RAC also was a prolific writer of both fiction and non-fiction. Early in his career (ca. 1880s), RAC wrote for the Boston Evening Transcript as an art critic. His published works include: Black Spirits and White: A Book of Ghost Stories (1895); Church Building: A Study of the Principles of Architecture in Their Relation to the Church (1901); Impressions of Japanese Architecture and the Allied Arts (1905); The Gothic Quest (1907); Six Lectures on Architecture (1917); The Great Thousand Years (1918); The Significance of Gothic Art (1918); The Catholic Church and Art (1930); My Life in Architecture (1937). RAC was a member of a few literary and artistic societies such as the “Visionists,” the “Pewter Mugs,” the “Order of the White Rose,” and the “Mediaeval Society.”

Other notable positions RAC held in his lifetime include Chair of the Boston City Planning Board (1914-19?) and head of the architecture department at MIT (1914-1921).


37.58 Linear Feet

Language of Materials



The arrangement scheme for the collection was imposed during re-processing in the absence of a usable order. In some cases, dates were written on indivdual folders in an earlier inventory of the collection, however, it is unknown how this date was determined, as the dates do not always correspond with the materials contained in the folders. Nevertheless, the dates have been retained.

The collection is arranged into eight series. All except Series VII have been arranged into topical subseries. Chronological arrangement of dated materials within series and subseries was imposed during processing.

Series I. Writings

Series II. Personal Correspondence

Series III. Personal Papers and Documents

Series IV. Cram and Associates

Series V. Cram Family Papers and Documents

Series VI. Photographs

Series VII. Drawings and Watercolors

Series VIII. Oversize and Fragile Materials

Physical Characteristics and Technical Requirements

Series VIII of this collection is not currently housed in boxes. Please request items in this series by the folder number.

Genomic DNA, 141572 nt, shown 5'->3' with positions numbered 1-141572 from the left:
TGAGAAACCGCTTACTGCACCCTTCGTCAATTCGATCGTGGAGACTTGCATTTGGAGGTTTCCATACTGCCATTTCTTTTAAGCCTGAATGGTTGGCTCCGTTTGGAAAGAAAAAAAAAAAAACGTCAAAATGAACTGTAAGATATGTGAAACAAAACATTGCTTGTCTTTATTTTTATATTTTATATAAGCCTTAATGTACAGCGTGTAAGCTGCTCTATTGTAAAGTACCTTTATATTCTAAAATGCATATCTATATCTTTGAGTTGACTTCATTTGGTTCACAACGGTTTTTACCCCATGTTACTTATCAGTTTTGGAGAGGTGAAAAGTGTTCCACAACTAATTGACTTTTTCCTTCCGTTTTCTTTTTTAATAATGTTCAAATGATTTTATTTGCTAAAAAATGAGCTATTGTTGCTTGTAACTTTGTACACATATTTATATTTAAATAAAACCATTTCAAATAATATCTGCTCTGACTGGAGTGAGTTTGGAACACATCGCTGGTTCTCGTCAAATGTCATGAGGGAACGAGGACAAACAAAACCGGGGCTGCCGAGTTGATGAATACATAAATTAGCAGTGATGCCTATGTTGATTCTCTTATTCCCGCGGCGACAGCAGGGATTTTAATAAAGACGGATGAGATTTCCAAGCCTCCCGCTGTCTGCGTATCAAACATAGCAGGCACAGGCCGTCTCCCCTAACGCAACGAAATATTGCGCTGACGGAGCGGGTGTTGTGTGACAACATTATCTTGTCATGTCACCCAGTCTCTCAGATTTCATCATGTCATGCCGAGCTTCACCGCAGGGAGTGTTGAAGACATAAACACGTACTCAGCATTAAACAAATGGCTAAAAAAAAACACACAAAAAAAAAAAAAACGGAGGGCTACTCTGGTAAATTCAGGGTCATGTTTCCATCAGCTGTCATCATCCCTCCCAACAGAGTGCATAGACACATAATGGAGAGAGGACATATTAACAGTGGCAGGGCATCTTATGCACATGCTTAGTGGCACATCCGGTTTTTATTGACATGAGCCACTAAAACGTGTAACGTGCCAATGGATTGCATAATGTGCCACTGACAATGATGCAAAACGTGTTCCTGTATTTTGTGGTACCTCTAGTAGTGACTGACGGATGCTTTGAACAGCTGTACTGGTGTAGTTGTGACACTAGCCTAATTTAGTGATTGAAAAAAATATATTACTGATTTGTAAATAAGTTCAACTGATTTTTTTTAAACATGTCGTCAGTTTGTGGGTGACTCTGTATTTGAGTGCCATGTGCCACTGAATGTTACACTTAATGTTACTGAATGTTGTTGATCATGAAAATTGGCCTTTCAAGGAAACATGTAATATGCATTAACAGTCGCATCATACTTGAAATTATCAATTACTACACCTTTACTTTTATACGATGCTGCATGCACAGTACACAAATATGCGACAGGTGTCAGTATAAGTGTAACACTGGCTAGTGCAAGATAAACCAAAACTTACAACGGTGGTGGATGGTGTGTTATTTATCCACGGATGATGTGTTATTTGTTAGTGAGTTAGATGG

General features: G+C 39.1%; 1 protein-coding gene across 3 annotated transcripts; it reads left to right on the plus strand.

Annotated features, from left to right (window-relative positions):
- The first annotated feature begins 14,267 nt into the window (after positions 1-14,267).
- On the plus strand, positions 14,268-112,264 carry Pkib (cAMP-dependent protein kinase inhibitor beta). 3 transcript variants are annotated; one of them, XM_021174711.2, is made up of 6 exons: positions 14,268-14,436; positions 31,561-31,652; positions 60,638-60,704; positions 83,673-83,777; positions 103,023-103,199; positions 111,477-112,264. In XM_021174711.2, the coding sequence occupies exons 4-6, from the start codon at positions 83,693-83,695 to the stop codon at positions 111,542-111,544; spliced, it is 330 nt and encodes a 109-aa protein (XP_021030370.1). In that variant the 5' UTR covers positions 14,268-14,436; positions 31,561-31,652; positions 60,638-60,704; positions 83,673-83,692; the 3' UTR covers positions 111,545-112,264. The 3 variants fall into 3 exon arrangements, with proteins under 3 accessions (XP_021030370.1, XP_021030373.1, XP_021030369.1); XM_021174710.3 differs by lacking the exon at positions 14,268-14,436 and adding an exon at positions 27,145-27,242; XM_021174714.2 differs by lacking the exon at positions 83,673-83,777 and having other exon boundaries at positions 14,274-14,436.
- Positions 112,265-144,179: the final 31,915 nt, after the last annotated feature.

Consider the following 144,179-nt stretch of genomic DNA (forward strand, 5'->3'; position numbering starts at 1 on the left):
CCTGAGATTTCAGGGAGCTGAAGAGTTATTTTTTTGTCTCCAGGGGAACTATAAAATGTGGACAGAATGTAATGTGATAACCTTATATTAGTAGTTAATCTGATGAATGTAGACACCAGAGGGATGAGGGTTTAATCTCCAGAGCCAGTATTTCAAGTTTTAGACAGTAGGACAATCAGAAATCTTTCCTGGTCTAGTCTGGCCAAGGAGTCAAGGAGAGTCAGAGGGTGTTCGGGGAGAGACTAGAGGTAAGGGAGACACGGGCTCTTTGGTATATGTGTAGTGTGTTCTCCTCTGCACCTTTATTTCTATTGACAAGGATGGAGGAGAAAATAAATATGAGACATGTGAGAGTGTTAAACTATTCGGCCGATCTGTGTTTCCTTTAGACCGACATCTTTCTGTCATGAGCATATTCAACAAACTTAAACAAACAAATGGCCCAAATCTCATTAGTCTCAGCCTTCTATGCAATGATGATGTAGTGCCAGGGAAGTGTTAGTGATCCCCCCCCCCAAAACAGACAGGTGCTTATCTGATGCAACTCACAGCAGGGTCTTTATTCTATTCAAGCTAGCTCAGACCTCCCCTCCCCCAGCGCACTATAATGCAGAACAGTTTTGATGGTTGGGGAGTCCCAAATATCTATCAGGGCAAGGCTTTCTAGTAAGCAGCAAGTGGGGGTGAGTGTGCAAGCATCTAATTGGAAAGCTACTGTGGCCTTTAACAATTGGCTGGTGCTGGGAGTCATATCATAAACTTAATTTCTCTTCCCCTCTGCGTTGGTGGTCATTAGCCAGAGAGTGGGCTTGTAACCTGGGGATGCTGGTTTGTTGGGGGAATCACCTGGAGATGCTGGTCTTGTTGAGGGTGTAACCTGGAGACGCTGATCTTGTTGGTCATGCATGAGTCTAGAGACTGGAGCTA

Many items are fragile and require special handling.

Method of Acquisition

The Boston Public Library acquired the Ralph Adams Cram papers through Douglass Shand-Tucci from Ralph Wentworth Cram and Mary Carrington Cram Nicholas, in multiple acquisitions. Some items appear to have been added after the death of RAC, most likely by Shand-Tucci.

Related Materials

Ralph Adams Cram to Francis D. White, 1922, MS Am. 1138 (1), Rare Books

Ralph Adams Cram to Rev. C.R. Peck, 1940, MS Am. 1138 (2-3), Rare Books

Ralph Adams Cram to Edith Guerruer, 1935, Mss. Acc. 1113, Rare Books

Related Publications

Anthony, Ethan, and Ralph Adams Cram. 2007. The Architecture of Ralph Adams Cram and His Office. New York: W.W. Norton.

Shand-Tucci, Douglass, and Ralph Adams Cram. 2005. Ralph Adams Cram: An Architect's Four Quests : Medieval, Modernist, American, Ecumenical. Amherst: University of Massachusetts Press.

Processing Information

Initially processed by staff of the Boston Public Library. Re-processed by Diane Rhee (2013) and Lillianne Germain (2014), under the supervision of Eve Griffin, Curator of Fine Arts.

Processing Information

This electronic finding aid is transcribed from legacy data. In many cases, transcriptions were not verified against collection materials at the time of transcription. As a result, this finding aid could be incomplete and might only reflect a partial understanding of the material.

Statement on harmful description

Archival description reflects the biases of time periods and cultures in which it was created and may include direct quotations or descriptions that use inappropriate or harmful language. Creator provided descriptions may be maintained in order to preserve the context in which the collection was created and/or used. Legacy description and potentially offensive content may be made available online until a collection can be reprocessed because the access that they provide to primary source materials is uniquely valuable to the research community at large. Our efforts to repair outdated descriptions and to describe our collections more equitably are iterative and ongoing.

Guide to the Ralph Adams Cram papers
Lillianne Germain, 2014 and Dianne Rhee, 2013, under the supervision of Eve Griffin.
2015 February
Description rules
Describing Archives: A Content Standard
Language of description
Script of description

Revision Statements

  • 2015: Finding Aid initially written by Dianne Rhee, 2013, under the supervision of Eve Griffin. Lillianne Germaine revised the finding aid and arrangement in 2014. Eve Griffin submitted the final version in 2015.

About this library

Part of the Boston Public Library Archives & Special Collections Repository

700 Boylston Street
Boston MA 02116 United States